The UK is spinning up a new regulatory body, intended to "enforce a new code to govern the behavior of platforms that currently dominate the market."
Announced on Friday morning, the purpose of the new agency is to "oversee a pro-competition regime for platforms including those funded by digital advertising." The government believes that in doing so, the code of conduct that will be enforced will enhance consumer choice, give users more control over how their data is used, and boost small businesses online.
Furthermore, the agency is said to be able to "support the sustainability of the news publishing industry." The government says that this will happen because of a "rebalance" of the relationship between online platforms and original publishers.
"The dominance of just a few big tech companies is leading to less innovation, higher advertising prices and less choice and control for consumers," said Business Secretary Alok Sharma. "Our new, pro-competition regime for digital markets will ensure consumers have choice, and mean smaller firms aren't pushed out."
The new Digital Markets Unit will fire up in April 2021. It will be formed by the work of the Digital Markets Taskforce that was set up in March 2020 by the country's consumer protection agency, in response to allegations of big tech antitrust actions in the country.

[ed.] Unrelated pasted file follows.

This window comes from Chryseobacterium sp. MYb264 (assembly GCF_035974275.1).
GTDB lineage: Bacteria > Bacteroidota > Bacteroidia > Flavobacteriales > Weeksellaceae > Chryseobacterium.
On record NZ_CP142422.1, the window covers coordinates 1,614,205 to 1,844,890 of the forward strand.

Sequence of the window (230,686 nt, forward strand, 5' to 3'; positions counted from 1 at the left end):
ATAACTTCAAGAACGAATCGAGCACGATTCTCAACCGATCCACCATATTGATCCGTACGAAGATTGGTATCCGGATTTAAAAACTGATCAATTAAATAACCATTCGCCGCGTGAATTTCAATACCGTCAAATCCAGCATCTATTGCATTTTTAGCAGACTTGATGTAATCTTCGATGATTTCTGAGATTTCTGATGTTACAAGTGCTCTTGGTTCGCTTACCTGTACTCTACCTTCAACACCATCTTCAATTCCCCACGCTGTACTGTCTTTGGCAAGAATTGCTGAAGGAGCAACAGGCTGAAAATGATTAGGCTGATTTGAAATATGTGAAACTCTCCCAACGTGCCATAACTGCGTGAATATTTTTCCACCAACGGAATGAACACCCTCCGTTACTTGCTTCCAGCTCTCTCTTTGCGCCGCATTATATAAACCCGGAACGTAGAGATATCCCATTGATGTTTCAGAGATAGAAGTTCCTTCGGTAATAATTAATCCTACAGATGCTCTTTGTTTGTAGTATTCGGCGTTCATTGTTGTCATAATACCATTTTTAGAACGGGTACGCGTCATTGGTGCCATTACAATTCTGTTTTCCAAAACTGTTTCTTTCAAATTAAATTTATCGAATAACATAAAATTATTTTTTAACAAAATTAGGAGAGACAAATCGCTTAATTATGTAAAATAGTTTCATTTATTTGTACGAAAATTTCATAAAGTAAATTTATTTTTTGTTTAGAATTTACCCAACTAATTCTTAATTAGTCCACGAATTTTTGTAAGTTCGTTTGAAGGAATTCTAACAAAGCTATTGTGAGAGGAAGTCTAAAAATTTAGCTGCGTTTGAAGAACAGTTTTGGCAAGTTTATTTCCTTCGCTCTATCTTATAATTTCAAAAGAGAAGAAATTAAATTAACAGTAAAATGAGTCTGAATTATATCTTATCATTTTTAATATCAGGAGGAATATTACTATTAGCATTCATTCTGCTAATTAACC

Those investigations found that Google has significant market power in the general search market and in search advertising. Facebook was found to have significant market power in the social media market and in display advertising.
Queries directed on Friday morning to the UK government by AppleInsider clarified that the agency will be responsible for regulating all big tech companies in the UK, including Apple, Microsoft, plus the aforementioned Facebook and Google. It isn't clear where the "line" for big tech ends. A question about what criteria were being used to determine if a company falls under the purview of the Digital Markets Unit was not answered.
The Digital Markets Taskforce also will deal with the findings that there is a lack of competitive pressure on big tech, which results in higher prices for goods and services. Specifically for online advertising, the group will deal with the "reduced quality" of display ads, including the increase in volume, the lack of consumer control of personal data, and "broader social harm" induced by alleged monopolistic behavior.